Narendra K Sabharwal, deputy director-general, cooperation for development sector, World Intellectual Property Organization (WIPO) is responsible for technical assistance and capacity building in area of intellectual property in developing nations. He joined WIPO as director of Asia and Pacific Bureau in August 1991 and was responsible for the development of cooperation programme and activities of WIPO in the region. Sabharwal, in an interview to FEs Prachi Raturi Misra talks about IPR, counterfeit products and challenges to counter them. Excerpts:
How has globalisation changed things in India when it comes to Intellectual Property Rights (IPR)?
Globalisation along with advances in new technologies and the digital environment have magnified the role of innovation and knowledge in the development process. Intellectual property (IP) has become one of the main driving forces for stimulation and diffusion of innovation and creativity in knowledge-based economies. By its broad and cross-cutting nature, IP has also acquired a new salience to some of the most pressing global and public policy issues such as health care, food security, climate change, preservation of biodiversity, traditional knowledge and cultural heritage. The filing of patents and trademarks in India has shown a healthy growth in recent years, signifying greater attention by Indian inventors and creators to protect new ideas and concepts by using various IP tools. In certain industries like publishing, information technology and software, films, music and performing arts, India is a significant global player and will continue to benefit from an effective copyright protection. Ultimately, the challenge for India, as for all countries, in the globalised world, is to optimise ways in which IP could catalyse the enormous innovative potential of its people, generate wealth and enhance social welfare and cultural development. Therefore, it is important to consider IP as part of a broader national innovation and development strategy.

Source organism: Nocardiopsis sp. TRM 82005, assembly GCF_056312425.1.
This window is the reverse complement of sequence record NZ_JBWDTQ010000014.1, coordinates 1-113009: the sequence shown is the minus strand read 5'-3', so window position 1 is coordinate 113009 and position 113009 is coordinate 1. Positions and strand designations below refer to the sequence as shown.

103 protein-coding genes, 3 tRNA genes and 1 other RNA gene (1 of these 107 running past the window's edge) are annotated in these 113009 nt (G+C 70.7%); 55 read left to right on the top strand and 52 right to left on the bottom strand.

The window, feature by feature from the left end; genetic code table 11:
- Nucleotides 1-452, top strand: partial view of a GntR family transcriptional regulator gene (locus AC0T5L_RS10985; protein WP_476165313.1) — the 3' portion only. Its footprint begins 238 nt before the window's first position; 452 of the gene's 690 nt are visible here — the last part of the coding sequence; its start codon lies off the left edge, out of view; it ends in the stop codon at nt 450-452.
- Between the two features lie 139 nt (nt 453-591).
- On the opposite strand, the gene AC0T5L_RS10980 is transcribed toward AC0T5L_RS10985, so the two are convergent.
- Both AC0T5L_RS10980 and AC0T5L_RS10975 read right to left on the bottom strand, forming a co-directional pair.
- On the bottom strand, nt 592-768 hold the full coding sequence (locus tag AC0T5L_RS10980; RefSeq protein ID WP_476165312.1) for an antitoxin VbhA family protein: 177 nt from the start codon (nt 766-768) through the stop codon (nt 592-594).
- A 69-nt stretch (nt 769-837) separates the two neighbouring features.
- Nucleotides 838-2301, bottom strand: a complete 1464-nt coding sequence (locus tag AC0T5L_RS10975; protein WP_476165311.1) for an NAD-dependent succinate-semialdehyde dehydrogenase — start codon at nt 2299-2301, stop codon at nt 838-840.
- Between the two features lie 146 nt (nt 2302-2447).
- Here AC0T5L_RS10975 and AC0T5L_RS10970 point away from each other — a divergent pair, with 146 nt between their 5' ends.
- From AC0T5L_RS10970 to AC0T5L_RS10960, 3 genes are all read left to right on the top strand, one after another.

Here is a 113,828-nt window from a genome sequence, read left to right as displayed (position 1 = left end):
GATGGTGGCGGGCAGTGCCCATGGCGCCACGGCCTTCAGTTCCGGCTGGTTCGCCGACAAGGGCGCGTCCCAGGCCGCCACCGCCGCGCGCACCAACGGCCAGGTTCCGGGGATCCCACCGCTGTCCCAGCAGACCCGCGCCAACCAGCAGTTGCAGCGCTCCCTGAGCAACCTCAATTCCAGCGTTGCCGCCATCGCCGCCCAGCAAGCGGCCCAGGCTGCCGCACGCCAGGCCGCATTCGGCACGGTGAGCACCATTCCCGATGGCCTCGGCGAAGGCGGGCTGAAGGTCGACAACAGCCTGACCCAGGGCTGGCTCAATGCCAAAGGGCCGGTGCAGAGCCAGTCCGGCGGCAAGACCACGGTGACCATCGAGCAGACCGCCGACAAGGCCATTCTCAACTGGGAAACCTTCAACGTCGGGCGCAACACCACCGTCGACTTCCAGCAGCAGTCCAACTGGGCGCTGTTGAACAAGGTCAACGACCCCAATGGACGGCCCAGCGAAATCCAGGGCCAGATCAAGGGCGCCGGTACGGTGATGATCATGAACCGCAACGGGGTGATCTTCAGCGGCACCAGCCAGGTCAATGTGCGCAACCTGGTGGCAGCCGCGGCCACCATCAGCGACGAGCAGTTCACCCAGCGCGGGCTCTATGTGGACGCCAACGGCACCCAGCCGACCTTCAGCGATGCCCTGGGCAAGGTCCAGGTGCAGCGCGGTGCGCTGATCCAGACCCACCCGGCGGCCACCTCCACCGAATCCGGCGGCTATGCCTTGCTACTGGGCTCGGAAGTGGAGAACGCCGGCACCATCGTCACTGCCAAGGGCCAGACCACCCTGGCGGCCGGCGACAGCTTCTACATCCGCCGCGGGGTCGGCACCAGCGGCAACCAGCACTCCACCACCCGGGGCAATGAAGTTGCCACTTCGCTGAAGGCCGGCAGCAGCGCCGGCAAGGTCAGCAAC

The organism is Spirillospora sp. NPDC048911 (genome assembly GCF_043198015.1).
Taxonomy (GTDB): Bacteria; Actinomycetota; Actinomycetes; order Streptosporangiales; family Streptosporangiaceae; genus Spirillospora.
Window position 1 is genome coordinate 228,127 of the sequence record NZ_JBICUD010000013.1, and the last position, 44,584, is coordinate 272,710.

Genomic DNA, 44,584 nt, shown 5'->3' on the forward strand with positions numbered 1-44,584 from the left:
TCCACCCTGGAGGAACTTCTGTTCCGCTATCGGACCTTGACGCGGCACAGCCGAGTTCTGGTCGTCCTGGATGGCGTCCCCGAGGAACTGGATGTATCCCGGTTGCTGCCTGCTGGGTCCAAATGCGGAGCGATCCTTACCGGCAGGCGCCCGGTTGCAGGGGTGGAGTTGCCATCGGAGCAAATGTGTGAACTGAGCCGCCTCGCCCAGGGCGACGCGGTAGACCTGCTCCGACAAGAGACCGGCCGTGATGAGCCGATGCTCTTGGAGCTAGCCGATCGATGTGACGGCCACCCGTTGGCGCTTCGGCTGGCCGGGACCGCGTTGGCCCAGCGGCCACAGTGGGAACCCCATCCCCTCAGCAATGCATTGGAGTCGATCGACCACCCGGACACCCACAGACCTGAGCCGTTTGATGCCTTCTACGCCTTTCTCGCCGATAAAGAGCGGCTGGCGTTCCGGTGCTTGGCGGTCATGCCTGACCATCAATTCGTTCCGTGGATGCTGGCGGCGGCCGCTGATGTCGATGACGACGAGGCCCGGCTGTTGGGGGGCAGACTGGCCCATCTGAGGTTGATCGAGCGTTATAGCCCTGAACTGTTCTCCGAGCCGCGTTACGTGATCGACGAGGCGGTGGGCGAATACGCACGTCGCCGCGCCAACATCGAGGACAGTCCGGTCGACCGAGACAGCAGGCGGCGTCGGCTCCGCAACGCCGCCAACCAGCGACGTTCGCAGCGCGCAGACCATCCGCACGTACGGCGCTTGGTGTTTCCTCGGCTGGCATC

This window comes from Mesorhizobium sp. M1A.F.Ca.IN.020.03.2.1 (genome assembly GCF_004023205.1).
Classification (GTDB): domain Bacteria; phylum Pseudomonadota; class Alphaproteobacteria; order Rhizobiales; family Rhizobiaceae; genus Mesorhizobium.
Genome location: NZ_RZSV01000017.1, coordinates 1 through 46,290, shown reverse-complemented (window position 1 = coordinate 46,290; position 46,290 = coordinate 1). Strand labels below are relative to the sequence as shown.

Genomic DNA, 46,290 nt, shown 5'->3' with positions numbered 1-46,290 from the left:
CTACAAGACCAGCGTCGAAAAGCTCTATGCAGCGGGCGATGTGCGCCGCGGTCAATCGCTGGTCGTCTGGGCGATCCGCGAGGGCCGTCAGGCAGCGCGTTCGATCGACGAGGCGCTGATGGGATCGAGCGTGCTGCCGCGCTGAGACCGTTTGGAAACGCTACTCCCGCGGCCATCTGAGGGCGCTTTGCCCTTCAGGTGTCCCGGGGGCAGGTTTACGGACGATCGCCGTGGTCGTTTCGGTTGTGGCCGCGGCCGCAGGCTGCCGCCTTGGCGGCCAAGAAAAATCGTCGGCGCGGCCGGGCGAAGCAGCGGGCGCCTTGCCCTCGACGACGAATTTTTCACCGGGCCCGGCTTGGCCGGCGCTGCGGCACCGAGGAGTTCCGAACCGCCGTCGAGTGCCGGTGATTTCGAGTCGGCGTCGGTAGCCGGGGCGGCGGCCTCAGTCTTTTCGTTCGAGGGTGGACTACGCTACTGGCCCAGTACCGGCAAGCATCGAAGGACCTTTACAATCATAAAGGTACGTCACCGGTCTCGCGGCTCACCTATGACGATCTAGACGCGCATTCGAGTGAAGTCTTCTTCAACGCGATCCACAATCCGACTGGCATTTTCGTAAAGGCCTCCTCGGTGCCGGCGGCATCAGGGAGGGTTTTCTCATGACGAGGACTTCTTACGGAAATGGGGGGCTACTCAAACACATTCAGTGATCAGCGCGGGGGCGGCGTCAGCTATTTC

How much is India in sync with the rest of the world?
India has emerged as an important player in the national and international IP arena. Indeed, the progress in modernising the IP system in India has been impressive. Concrete measures have been taken by the country towards establishing an effective, modern and balanced IP system and developing national capacities in different sectors of the economy for creating, managing and leveraging IP assets. These include the upgrading of IP laws in conformity with international obligations and national priorities; undertaking significant steps for modernising the administrative and institutional infrastructure, notably the Indian IP Office;